Pete Recommends – Weekly highlights on cyber security issues February 8, 2020

Subject: DoD says it will require some contractors to prove they’re safe from hackers
Source: UPI Defense News

Jan. 31 (UPI) – The Department of Defense announced Friday that by the end of September it will require at least some contractors bidding on defense contracts to certify that they meet “at least a basic level of cybersecurity standards” in their proposals. In a press release issued Friday said the DoD had released its new Cybersecurity Maturity Model Certification and will begin adding the requirements to requests for information and requests for proposals incrementally throughout this year.

The new CMMC includes five levels of certification in cybersecurity practices and processes, starting with what Katie Arrington, the DoD’s chief information security officer for acquisition described as “the basic cyber hygiene skills we should be doing every day”: antivirus software, /updated passwords.


Subject: On Eve of Iowa Caucuses, a Major Snafu
Source: Politico via Newser

What apparently happened: one pollster enlarged the font on their monitor, cutting off some randomized candidate names, including Buttigieg’s in the one reported.

Subject: EPIC – FCC Announces Enforcement Action on Location Privacy
Source: FCC via EPIC

FCC Chairman Pai has announced upcoming enforcement actions against wireless carriers that disclosed subscribers’ location data. Last year Members of Congress called an emergency briefing with the FCC and urged the agency to investigate companies that were selling subscribers’ location data. EPIC has long advocated for protection of location data. EPIC pursued a lawsuit against a mobile app company that led to greater protection of users’ location data. EPIC also successfully petitioned the FCC to safeguard sensitive data collected by phone companies. And EPIC filed a amicus brief in Carpenter v. US. The Supreme Court held in that case that the Fourth Amendment protects cell site location information. EPIC maintains detailed webpages on location privacy.filed under Carpenter v. United States FCC amicus location privacy

Subject: IRS Launches “Identity Theft Central” Webpage
Source: IRS via US-CERT

The Internal Revenue Service (IRS) has launched its “Identity Theft Central” webpage to provide 24/7 access to online information regarding tax-related identity theft and data security protection. Tax-related identity theft occurs when someone steals personal information to commit tax fraud.The Cybersecurity and Infrastructure Security Agency (CISA) encourages taxpayers, tax professionals, and businesses to review the IRS news release and CISA’s Tip on Preventing and Responding to Identity Theft for more information.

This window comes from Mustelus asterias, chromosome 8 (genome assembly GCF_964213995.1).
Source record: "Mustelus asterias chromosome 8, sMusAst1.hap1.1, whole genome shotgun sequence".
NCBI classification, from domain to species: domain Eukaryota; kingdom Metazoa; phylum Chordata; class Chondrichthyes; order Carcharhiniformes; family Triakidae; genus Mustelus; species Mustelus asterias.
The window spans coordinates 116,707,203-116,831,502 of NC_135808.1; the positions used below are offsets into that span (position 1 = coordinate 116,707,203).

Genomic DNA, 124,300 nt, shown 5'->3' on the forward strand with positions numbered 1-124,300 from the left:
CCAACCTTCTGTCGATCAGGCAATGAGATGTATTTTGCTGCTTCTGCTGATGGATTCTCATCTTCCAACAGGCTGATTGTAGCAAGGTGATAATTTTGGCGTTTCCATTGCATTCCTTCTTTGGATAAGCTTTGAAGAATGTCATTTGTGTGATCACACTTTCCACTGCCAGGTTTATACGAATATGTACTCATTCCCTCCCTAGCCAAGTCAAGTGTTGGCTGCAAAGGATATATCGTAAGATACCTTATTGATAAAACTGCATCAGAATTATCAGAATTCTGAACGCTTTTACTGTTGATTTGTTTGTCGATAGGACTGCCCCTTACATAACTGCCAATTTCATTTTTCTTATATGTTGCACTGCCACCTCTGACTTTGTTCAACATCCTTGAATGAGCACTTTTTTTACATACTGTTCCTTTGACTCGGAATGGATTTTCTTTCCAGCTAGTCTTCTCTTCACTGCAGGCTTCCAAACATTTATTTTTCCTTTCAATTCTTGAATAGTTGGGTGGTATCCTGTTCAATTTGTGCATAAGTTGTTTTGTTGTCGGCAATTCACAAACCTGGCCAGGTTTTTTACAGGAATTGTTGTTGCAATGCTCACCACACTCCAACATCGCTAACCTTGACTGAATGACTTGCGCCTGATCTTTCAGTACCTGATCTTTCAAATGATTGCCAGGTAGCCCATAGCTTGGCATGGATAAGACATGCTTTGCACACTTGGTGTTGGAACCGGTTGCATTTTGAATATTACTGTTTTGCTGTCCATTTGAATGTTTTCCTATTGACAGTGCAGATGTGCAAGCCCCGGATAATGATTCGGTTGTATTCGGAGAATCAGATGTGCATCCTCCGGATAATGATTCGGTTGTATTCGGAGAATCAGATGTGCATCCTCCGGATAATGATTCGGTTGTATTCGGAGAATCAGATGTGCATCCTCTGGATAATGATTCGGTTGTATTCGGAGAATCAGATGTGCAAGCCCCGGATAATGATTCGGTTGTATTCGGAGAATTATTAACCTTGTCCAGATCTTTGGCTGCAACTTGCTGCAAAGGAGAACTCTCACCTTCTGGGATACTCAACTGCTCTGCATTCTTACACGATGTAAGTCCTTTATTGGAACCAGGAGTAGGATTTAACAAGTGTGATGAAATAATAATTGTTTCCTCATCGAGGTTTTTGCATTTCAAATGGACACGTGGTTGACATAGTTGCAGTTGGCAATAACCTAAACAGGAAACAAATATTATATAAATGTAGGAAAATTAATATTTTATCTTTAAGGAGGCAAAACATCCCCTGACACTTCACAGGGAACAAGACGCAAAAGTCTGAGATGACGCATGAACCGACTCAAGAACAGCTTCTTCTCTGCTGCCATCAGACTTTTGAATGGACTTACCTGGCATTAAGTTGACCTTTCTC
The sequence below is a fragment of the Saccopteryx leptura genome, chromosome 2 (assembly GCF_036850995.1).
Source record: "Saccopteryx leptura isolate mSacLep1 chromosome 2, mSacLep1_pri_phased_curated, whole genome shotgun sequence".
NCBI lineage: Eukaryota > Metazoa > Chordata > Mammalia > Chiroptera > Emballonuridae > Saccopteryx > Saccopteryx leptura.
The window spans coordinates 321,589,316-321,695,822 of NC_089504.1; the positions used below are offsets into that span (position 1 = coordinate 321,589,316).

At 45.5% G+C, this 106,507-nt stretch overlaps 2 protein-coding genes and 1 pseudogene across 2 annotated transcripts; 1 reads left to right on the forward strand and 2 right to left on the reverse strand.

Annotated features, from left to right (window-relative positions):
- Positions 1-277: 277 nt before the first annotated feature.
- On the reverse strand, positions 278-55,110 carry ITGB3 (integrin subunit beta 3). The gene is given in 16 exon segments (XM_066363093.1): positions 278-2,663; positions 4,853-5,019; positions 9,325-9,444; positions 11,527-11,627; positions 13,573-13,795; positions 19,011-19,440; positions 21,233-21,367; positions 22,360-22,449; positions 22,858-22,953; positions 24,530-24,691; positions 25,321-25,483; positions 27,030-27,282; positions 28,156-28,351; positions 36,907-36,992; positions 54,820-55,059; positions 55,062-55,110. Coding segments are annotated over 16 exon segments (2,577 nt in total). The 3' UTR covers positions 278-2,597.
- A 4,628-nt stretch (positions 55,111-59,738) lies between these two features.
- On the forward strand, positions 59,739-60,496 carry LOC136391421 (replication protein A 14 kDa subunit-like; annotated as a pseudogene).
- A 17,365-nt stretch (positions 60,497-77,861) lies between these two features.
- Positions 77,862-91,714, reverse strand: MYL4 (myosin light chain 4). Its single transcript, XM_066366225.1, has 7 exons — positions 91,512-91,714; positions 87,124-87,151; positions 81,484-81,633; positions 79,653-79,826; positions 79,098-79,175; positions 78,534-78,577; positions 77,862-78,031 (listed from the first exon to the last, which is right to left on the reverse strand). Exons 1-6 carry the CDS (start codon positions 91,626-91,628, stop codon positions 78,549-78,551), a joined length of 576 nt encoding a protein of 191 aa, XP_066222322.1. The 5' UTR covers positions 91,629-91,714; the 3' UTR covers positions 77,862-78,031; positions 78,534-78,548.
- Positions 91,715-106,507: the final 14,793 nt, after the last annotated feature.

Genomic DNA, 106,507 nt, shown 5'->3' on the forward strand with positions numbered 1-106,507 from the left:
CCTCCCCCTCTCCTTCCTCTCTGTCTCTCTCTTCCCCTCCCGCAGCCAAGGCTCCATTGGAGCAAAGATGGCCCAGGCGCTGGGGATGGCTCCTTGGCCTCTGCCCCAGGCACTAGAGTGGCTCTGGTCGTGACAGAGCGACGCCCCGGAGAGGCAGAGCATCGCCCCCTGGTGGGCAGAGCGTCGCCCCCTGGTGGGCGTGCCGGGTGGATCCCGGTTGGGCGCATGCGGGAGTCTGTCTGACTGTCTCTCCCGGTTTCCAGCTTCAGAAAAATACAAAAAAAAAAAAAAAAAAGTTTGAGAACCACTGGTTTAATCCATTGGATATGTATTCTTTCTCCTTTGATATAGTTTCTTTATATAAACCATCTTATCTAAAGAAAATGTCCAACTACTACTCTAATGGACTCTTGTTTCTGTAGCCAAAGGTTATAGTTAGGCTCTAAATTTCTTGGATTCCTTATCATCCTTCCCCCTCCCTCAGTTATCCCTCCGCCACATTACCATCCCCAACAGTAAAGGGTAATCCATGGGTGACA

Subject: The California Consumer Privacy Act explained

Public opinion toward Silicon Valley has shifted drastically in the past few years. Now, in a bid to reflect that shift, state legislatures across the country are considering laws to better protect consumer data.

Passed unanimously by the state’s legislature in June 2018, the California Consumer Privacy Act (CCPA) took effect on Jan. 1. Aimed at giving consumers in California more control over their personal data, the law could extend far beyond the Golden State’s borders.

“If we do this right in California,” said the attorney general, Xavier Becerra, in a November press conference, the state will “put the capital P back into privacy for all Americans.”

Critics of the law, which runs more than 10,000 words, say that it places unreasonable restrictions on businesses, and that it may impact California’s economy far more than what its advocates bargained for.

The law requires businesses to tell consumers what information they are collecting about them, why they are collecting it, and who they are sharing it with. It grants customers the right to opt out of having their data collected and to have their information deleted, and it prohibits companies from reducing the quality of service for those who do so. It also makes it more difficult to gather data on people under 16. The legislation also makes it easier for consumers to sue companies for a data breach.

Why did the law come about now?

Since 2016, public animosity toward Silicon Valley has intensified, particularly in the wake of the Cambridge Analytica scandal, in which a U.K. political consulting firm working for the Trump campaign collected raw data from up to 87 million Facebook profiles.

“It’s impossible for consumers to ignore the constant flow of coverage of the missteps made by technology companies,” Professor Goldman says. “Consumers have lost trust in some of the major internet companies across all facets of their businesses.”

That said, while the law seems to be aimed directly at Facebook, it will have indirect effects on a wide range of businesses across the state, and, because so many global technology companies are based in California, the world.

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Posted in: Civil Liberties, Congress, Cybercrime, Cybersecurity, Election Law, Government Resources, Legal Research, Mobile Tech, Privacy, Technology Trends, Travel